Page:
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Family Law

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Court of Protection Practice and Procedure Conference 2016

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26 MAY 2015

Court of Appeal ruling raises questions over funding for cross-examination of vulnerable witnesses

Court of Appeal ruling raises questions over funding for cross-examination of vulnerable witnesses
Jane Wilson, Chair of Resolution’s Domestic Abuse Committee

On Friday 22 May, the Court of Appeal ruled in favour of the Lord Chancellor, in his appeal against the decision of His Honour Judge Bellamy in Re K and H (Children: Unrepresented Father: Cross-examination of Child) [2015] EWFC 1.

In the proceedings in the court below, His Honour Judge Bellamy ruled that the costs of a legally qualified advocate to cross-examine the mother’s oldest daughter (Y), whose evidence was crucial to determining the outcome of the case, should be met by HMCTS.

The result of the appeal raises some interesting questions, if not significant challenges, for those working with victims of domestic abuse where one party is a litigant in person. In fact I commented on these issues more than 5 years ago in Domestic Abuse: Practice and Precedents (The Law Society, 2010).

Yet, despite the significant changes to legal aid since this book was published, the need for change in this area still remains – as has been highlighted in this case.

With the father in the case acting as a litigant in person, it was not appropriate for him to cross-examine Y. Nor, it should be noted, did he wish to do so. It was clear that the father was not eligible for legal aid; yet nor was he in a position to pay for legal representation.

It was said that the judge should have questioned the vulnerable witness on behalf of the alleged perpetrator. Although this is a ‘less worse’ scenario than being questioned by the perpetrator, it could give the impression to the victim that the judge is on the side of the alleged perpetrator.

So where does this leave us? It’s a fair question, and the answers are less than clear.

HHJ Bellamy’s original call for HMCTS to fund advocates has been supported by the President of the Family Division on two occasions to date.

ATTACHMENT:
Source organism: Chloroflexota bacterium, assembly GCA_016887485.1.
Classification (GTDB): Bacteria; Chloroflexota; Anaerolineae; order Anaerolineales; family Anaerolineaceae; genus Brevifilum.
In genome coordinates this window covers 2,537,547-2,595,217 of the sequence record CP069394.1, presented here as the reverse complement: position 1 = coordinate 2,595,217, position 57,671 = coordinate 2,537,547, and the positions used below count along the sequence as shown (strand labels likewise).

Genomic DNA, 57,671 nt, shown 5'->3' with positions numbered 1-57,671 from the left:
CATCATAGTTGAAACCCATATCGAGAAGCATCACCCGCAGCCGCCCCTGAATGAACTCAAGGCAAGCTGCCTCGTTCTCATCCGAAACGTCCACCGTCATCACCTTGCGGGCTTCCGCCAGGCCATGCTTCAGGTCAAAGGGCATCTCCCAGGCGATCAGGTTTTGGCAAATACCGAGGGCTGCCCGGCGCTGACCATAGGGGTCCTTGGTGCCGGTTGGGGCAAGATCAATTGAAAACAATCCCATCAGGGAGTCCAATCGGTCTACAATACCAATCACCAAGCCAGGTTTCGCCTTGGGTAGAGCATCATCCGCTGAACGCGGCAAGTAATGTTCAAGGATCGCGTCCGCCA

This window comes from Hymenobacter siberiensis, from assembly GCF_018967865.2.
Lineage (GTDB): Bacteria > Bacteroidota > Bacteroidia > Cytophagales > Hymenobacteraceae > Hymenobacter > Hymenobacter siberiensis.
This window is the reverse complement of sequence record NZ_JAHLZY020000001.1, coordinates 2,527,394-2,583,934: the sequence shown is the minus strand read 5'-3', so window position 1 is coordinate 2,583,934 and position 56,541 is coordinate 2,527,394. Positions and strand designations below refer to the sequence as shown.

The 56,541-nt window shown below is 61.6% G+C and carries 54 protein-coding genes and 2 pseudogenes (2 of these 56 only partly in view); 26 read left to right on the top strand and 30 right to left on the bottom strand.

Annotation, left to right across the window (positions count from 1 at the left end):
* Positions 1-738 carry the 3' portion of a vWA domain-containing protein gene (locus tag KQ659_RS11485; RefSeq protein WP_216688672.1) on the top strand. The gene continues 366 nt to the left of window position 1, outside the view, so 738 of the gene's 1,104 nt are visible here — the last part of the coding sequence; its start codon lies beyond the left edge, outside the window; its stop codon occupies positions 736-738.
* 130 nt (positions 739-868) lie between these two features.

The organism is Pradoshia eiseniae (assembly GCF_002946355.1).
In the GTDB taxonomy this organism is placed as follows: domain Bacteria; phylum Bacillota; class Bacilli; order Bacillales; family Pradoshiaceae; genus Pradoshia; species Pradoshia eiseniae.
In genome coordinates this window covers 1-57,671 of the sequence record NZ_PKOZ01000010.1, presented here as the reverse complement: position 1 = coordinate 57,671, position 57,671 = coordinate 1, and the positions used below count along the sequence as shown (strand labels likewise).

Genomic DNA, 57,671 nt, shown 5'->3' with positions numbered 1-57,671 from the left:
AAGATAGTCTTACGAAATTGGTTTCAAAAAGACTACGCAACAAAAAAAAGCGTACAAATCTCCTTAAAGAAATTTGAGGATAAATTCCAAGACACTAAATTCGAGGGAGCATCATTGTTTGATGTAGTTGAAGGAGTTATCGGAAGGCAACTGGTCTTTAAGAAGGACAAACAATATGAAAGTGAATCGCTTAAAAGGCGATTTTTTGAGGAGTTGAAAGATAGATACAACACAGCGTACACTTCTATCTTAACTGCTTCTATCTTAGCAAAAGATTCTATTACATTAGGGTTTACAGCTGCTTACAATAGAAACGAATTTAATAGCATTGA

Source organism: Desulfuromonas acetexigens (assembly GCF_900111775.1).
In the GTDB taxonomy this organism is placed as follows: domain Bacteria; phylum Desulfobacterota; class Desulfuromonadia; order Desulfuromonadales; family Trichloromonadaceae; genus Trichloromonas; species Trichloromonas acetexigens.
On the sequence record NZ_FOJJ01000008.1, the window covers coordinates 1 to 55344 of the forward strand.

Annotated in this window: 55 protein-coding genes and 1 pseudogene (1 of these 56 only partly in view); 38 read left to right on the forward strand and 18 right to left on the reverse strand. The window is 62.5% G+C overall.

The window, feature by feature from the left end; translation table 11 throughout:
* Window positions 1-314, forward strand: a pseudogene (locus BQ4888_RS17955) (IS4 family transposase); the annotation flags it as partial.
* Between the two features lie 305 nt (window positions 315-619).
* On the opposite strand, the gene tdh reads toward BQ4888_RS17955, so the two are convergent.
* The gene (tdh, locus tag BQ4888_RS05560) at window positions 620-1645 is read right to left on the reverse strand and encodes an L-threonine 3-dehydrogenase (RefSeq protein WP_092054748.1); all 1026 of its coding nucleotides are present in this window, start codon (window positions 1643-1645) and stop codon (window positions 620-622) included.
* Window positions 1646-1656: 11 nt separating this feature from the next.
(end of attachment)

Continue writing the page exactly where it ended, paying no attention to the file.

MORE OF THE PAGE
And in the final report of the Vulnerable Witnesses and Children Working Group , it states:

‘In all family proceedings the lack of appropriate support and assistance for witnesses, whether they are parties, the children and young people or interveners would amount to a denial of justice. Failure to provide sufficient and adequate support for vulnerable or intimidated witnesses whether they are children, young people or adults results in a concomitant failure in their ability to give their best evidence, in turn directly undermining the likelihood of the judge or tribunal reaching a fair decision; it is justice denied.’
I would hope that neither the Lord Chancellor nor HMCTS are in the business of denying justice to people. So the only conclusion is that support must be given to enable a fair decision to be reached. Regrettably, the report did not go so far as to recommend the funding of an advocate to cross-examine vulnerable witnesses.

As Coram Children’s Legal Centre and ALC rightly stated, there is an urgent need for statutory provision to deal with these circumstances which, since the changes to legal aid and the increase in litigants in person, will sadly become more common.

This is also made clear in the Court of Appeal’s judgment, which seems to fall into the category of having to act within the law, but the law needs to change.

The judgment also highlights that there is currently provision in the criminal court to allow payment for legal representatives to protect vulnerable witnesses. It’s only right and proper that the same provision is made for victims of domestic abuse in the Family Court.

The views expressed by contributing authors are not necessarily those of Family Law or Jordan Publishing and should not be considered as legal advice.

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